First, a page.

At the event, business and nonprofit representatives discussed their experiences with impact measurement.
Kate Montgomery, director of global partnership for the social enterprise d.light, said her organization works on on the basis of a “triple bottom line,” a term coined by sustainability leader John Elkington to mean a organizational focus on “people, planet and profits.”
“We were good on reporting the financial bottom line, but our social bottom line reporting was very anecdotal,” said Montgomery, who previously worked at the International Rescue Committee. D.light, founded in 2007, sells solar-powered lights to a bottom-of-the-pyramid clientele.
In order to improve the organization’s understanding of its own impact, she said d.light developed its own theory of change and is now using Impact Reporting and Investment Standards (IRIS), first developed by a partnership among the Rockefeller Foundation, Acumen Fund and B-Lab, supported by Deloitte and PricewaterhouseCoopers, and other tools to measure social impact.
“It’s important for communicating with our investors, external funders, partners and customers,” said Montgomery. “As a social enterprise, if we’re not legitimately measuring our impact, and really walking the walk, we are not going to be authentic to our own mission.”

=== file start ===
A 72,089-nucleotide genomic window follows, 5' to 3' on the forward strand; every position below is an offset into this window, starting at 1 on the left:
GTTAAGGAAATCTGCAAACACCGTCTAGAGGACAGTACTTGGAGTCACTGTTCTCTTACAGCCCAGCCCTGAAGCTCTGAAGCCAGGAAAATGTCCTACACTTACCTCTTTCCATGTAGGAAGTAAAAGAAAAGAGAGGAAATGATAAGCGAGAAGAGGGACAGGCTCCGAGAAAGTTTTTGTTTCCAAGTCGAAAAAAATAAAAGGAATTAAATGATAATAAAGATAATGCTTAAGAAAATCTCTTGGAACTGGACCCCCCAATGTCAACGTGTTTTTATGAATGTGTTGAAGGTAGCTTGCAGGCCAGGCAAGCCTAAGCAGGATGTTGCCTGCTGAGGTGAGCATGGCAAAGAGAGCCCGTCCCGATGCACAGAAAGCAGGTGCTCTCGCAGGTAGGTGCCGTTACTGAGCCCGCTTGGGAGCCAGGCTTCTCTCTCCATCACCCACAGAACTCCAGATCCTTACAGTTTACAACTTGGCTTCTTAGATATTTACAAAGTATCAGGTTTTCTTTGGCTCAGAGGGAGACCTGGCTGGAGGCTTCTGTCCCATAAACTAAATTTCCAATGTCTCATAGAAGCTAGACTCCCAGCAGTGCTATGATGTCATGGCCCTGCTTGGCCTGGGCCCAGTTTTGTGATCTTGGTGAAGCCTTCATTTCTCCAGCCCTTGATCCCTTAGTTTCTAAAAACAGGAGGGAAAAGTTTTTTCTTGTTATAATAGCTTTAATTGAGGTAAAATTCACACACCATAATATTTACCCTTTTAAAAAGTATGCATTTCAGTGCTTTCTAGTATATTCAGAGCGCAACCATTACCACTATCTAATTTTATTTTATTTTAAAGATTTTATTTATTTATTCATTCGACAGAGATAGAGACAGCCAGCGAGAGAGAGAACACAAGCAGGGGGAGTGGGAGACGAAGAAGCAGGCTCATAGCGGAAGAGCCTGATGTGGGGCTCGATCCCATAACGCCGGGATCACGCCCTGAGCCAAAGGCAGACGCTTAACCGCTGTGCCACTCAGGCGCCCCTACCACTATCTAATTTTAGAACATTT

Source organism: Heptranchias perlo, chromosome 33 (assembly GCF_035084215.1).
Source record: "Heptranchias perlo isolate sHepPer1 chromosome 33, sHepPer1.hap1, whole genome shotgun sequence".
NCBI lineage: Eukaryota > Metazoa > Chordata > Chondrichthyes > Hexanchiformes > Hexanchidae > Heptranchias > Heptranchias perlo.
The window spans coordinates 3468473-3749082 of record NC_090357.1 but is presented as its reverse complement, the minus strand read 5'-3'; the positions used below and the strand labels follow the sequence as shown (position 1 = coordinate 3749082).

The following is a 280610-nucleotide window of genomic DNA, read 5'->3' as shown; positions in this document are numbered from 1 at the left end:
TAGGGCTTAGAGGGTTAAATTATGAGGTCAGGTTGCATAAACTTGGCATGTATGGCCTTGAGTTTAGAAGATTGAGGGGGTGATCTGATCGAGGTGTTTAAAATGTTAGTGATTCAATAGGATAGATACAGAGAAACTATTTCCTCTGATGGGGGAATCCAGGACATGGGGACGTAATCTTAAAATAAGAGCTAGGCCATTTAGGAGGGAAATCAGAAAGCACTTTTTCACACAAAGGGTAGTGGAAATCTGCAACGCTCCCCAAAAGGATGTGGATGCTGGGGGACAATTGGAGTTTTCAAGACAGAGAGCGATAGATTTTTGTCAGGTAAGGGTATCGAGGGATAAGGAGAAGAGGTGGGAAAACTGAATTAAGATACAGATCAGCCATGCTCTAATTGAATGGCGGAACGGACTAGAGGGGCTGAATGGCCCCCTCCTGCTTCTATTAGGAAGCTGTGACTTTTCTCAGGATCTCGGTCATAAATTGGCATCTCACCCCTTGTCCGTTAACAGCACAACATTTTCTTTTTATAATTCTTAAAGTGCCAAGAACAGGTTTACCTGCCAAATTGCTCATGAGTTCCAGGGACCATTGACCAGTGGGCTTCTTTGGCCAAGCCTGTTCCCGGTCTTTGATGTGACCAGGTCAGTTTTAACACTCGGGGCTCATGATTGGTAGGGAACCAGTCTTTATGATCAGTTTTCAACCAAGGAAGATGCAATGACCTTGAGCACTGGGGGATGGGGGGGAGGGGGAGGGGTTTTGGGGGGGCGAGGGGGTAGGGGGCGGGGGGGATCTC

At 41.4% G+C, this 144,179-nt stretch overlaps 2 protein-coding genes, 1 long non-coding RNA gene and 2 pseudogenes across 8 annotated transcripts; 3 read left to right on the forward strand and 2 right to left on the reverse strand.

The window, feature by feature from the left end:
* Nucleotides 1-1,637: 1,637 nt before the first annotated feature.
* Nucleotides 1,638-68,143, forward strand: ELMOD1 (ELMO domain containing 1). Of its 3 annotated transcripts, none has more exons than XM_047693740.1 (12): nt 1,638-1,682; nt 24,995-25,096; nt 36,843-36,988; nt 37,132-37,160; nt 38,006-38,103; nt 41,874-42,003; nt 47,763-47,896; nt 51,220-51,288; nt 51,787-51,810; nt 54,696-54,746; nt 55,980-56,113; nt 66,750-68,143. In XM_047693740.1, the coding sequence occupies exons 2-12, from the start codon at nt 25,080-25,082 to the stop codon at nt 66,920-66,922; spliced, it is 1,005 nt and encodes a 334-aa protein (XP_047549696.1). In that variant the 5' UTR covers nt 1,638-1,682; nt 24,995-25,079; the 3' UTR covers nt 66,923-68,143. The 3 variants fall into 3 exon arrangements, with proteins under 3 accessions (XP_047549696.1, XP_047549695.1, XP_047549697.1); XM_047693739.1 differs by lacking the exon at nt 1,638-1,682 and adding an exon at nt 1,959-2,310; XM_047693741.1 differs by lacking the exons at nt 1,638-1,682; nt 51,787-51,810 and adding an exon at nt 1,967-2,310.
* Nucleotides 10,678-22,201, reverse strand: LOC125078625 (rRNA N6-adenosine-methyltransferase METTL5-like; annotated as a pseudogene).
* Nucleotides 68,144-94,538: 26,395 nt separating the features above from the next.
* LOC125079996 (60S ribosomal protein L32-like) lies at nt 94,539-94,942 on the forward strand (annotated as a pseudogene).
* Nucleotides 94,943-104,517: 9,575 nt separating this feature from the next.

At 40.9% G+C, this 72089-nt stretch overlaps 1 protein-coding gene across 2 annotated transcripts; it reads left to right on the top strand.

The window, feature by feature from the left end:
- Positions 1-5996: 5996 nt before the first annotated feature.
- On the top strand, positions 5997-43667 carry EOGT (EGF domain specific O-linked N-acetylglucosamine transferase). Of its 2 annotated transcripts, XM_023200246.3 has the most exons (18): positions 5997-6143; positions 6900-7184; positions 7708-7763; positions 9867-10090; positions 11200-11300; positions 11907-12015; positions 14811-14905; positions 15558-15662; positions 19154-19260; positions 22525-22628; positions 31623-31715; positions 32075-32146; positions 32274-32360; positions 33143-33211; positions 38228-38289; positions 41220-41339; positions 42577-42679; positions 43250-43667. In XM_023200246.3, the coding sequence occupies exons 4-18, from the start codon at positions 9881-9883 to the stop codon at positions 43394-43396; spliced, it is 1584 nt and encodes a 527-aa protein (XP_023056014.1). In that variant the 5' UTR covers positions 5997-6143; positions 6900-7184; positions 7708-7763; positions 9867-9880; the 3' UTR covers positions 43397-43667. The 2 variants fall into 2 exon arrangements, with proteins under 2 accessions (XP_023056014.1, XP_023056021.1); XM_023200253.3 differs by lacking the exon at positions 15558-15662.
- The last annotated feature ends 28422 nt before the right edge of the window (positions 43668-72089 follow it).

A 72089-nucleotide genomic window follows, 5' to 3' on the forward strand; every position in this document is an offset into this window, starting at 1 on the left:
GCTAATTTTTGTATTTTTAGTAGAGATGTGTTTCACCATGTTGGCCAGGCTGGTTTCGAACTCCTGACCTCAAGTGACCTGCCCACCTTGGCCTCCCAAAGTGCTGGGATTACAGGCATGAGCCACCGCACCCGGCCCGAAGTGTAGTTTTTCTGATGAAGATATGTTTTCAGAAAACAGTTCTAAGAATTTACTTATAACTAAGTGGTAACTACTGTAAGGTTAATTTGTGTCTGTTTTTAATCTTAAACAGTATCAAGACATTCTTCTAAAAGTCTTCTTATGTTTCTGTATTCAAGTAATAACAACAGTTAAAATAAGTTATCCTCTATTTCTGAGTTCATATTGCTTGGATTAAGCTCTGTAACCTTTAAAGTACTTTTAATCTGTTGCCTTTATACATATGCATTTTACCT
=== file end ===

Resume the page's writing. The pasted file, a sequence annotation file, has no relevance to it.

Helio Bertachini, a project analyst at the Inter-American Development Bank’s private sector-focused Opportunities for the Majority project, said his organization measures impact because, as a bank, it is required to show results. He added, however, that a measurement tool like IRIS allows projects to be compared across sectors and helps “tell a more coherent story” both internally and externally.
Because of the expense and difficulty of measuring actual impact, rather than just outputs or outcomes, the bank has to subsidize the measurement exercises because businesses “are usually not willing,” said Bertachini.
Steve Wright, vice president of poverty insights at the Grameen Foundation, said the tool his organization has developed, the Progress Out of Poverty Index, is designed to harmonize social and business goals. “We believe that measurement is not something you do as an aside, an extra,” he said. “You need to measure in order to run your business effectively.”